Great Gut Extinction: Has modern life destroyed our health?
Our modern lifestyle is often blamed for the explosion in conditions like asthma, diabetes and obesity - but the evidence that our predecessors didn't suffer such ailments has been hard to come by - until now.
In 2008 a military helicopter chanced upon a previously uncharted group of huts in the remote Amazonas region in southern Venezuela, home to 15,000 Yanomami people.
Thought to have been completely isolated since their ancestors arrived in South America after the last ice age, the semi-nomadic hunter-gatherers have never been exposed to wider civilisation - therefore neither have their guts.
The community hunts for small birds and mammals as well as frogs and fish and the occasional tapir. They also eat wild bananas, plantain and cassava.
Water is collected from a stream about five minutes' walking distance from the village.
An international team of scientists has studied the group - whose exact location has been protected - to see what micro-organisms (microbes) lived in and on them.
Some microbes cause disease; the majority are completely harmless but humans couldn't live without them.
The microbes we are born with - which mainly come from our mother's birth canal - form the basis of our lifelong microbiome.
We are literally covered in them, inside and out. But developments in lifestyle can alter the microbial composition.
The use of antibiotics, processed foods and soap may have led to less diversity in our microbes according to Dr Gautam Dantas from the Washington University School of Medicine, one of the researchers who has studied the Yanomami people.
Restore the balance?
Dr Dantas, whose work is published in Microbial Ecology, says it seems a reasonable hypothesis to relate this behaviour to an increase in "newer" diseases like asthma, inflammatory bowel disease and diabetes
Maria-Gloria Dominguez-Bello from the New York University School of Medicine has analysed microbes from this group and compared them with Western people's.
Dr Dominguez-Bello believes infancy is an important "window" for the immune system to be primed, when it can learn which are the good microbes and which ones to fight off.
She says American infants have, on average, two courses of antibiotics in the first year of life - and one in three of those children will have been delivered by Caesarean section - one in two if they happen to be born in Brazil.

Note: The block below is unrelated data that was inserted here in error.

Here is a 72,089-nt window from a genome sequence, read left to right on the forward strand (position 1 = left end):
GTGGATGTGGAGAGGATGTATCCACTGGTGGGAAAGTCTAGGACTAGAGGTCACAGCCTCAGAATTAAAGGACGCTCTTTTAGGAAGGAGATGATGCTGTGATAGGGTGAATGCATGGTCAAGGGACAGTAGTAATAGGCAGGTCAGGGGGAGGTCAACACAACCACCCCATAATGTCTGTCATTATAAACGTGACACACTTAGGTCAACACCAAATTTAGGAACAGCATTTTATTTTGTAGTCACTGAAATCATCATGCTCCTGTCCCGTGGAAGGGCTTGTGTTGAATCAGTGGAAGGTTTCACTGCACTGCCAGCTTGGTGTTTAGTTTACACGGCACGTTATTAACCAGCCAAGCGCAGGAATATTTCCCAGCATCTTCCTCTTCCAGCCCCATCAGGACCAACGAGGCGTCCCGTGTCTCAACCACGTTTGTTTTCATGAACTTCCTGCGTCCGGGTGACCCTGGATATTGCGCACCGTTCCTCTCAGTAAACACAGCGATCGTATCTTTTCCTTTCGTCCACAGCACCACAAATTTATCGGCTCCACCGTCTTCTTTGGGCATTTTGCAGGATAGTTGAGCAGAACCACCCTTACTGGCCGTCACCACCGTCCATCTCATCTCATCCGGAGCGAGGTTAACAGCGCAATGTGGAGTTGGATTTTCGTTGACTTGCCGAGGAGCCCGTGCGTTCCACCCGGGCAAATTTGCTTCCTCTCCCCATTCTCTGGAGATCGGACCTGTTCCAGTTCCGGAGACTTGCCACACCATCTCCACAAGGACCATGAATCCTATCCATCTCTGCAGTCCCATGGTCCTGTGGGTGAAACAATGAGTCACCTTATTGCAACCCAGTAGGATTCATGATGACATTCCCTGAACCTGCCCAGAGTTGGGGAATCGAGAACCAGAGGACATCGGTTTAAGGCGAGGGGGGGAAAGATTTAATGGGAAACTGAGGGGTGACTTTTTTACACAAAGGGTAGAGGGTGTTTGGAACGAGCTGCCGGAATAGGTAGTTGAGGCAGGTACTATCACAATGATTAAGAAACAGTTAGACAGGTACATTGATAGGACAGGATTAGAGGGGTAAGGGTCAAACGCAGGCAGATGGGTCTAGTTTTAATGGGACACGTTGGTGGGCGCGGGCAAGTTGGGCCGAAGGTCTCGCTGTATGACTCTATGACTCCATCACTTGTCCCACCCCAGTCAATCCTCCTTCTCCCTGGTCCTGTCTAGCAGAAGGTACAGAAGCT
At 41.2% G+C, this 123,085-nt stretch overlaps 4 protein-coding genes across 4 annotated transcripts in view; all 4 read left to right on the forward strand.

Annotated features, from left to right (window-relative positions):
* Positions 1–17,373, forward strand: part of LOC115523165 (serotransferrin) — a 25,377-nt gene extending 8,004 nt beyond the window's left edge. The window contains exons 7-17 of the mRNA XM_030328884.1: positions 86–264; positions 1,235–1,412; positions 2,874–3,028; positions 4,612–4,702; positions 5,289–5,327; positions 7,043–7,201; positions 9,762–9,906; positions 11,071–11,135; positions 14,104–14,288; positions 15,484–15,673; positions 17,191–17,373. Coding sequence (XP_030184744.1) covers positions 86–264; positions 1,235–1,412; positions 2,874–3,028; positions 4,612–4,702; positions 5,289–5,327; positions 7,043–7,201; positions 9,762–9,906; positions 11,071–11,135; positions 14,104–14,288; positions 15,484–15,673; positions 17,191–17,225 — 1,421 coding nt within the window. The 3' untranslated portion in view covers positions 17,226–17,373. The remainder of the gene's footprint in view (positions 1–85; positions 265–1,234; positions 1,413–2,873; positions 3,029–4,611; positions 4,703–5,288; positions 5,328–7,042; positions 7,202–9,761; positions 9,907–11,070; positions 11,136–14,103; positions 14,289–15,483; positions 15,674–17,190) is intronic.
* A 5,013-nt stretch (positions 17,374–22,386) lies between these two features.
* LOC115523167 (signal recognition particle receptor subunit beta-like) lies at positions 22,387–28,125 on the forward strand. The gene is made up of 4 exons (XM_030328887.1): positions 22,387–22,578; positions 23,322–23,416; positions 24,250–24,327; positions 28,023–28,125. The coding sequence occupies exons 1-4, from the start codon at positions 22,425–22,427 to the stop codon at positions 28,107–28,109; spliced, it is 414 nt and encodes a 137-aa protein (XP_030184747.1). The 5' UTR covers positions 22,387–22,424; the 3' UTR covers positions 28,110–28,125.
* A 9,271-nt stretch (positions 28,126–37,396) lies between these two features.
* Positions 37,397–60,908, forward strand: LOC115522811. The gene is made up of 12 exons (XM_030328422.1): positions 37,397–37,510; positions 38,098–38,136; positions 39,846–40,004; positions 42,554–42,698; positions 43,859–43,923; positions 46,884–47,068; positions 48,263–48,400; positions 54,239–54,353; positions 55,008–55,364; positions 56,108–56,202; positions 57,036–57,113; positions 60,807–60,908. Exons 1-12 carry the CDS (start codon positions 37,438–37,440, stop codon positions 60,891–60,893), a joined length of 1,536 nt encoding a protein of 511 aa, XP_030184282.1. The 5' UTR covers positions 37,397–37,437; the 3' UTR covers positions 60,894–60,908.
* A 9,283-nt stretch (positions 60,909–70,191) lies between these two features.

Dr Dominguez-Bello says: "If you upset the good bacteria, it might well be that the immune system of that baby will be ill-educated and respond wrongly to other agents and bacteria."
The Yanomami people agreed to have the microbes in their mouths, on their skin and in their faeces analysed by the international research team.
Dr Dominguez-Bellow was surprised by some of the findings - the microbes from their skin and gut were 40% more diverse than those of urbanised people.
"In the intestine they have a diversity that really shocked us, which we think are providing a lot of important roles in digestion and in communicating with our immune system.
"We want to understand what are the bacteria that we have lost and what were their functions - and can we restore them eventually?"
In contrast, the microbes found in the mouths of the Yanomami had a similar balance to those of Western urban dwellers, something researchers think could result from their habit of chewing tobacco - a mild antiseptic - from an early age.
One other surprising finding was that the microbes from the Yanomami have antibiotic resistance genes despite never having encountered modern antibiotics - although they are not "switched on".
Dr Dantas said they found half a dozen resistance genes. He said: "Antibiotic resistance is a natural feature of bacteria in the human body. It's not something created by antibiotic use. But it does get amplified when antibiotics are used."
This "baseline" microbiome from the isolated Yanomami has also been compared with other hunter-gatherers from Malawi, as well as Guahibo Amerindians, who are already moving towards urban living with access to medical care and changing agricultural practices.
It was found that the more exposed a group was to these lifestyle developments, the less diverse the microbiome.
He says more research is now needed to understand the role of these resistance genes - to understand the effect on the immune system and metabolism.
And once we know, could we simply "top up" our microbes to reduce the impact of such developments?
Dr Dantas believes that there will be a commercial interest in "bioprospecting" or developing synthetic compounds to modulate these effects.
But he still believes we have a responsibility to reduce our antibiotic use - and maybe not to be so obsessed with cleanliness.
"I found my two-year-old tucking into some hay and manure which my parents have delivered to my home for the garden.
"I'm hoping the bacterial load had dropped as it dried out."